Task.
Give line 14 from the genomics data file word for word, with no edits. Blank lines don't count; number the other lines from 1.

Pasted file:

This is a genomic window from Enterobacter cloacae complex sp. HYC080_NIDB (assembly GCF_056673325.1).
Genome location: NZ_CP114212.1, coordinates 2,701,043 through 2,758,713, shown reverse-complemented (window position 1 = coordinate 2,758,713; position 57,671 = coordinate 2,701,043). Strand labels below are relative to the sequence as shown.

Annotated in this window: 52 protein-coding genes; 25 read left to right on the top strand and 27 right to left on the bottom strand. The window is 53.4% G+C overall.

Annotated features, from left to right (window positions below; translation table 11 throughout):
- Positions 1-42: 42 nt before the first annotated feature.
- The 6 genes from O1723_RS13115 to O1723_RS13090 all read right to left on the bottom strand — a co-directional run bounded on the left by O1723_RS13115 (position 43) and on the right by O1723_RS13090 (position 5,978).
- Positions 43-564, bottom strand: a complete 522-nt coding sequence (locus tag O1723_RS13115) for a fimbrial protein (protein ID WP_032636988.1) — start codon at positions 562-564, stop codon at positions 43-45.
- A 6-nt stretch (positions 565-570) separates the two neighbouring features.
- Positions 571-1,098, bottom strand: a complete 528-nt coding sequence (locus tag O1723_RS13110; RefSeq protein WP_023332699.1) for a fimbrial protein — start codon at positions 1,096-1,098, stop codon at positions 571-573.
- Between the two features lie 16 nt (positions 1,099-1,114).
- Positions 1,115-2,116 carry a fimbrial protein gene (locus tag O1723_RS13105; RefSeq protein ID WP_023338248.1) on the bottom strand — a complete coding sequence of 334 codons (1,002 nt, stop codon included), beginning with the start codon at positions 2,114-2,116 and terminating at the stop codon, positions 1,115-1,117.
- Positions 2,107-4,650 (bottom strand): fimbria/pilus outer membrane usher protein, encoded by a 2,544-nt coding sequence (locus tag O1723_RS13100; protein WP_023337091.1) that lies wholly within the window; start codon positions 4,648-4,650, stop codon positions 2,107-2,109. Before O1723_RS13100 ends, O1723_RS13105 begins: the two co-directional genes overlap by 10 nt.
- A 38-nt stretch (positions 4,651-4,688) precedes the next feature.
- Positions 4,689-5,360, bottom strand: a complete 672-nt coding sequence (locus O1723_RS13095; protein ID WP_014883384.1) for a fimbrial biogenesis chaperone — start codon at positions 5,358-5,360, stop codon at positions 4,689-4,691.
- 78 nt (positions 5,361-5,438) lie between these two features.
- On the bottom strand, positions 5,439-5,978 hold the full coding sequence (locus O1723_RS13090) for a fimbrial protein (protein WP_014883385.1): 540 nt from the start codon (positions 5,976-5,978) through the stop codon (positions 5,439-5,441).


- Positions 4,689-5,360, bottom strand: a complete 672-nt coding sequence (locus O1723_RS13095; protein ID WP_014883384.1) for a fimbrial biogenesis chaperone — start codon at positions 5,358-5,360, stop codon at positions 4,689-4,691.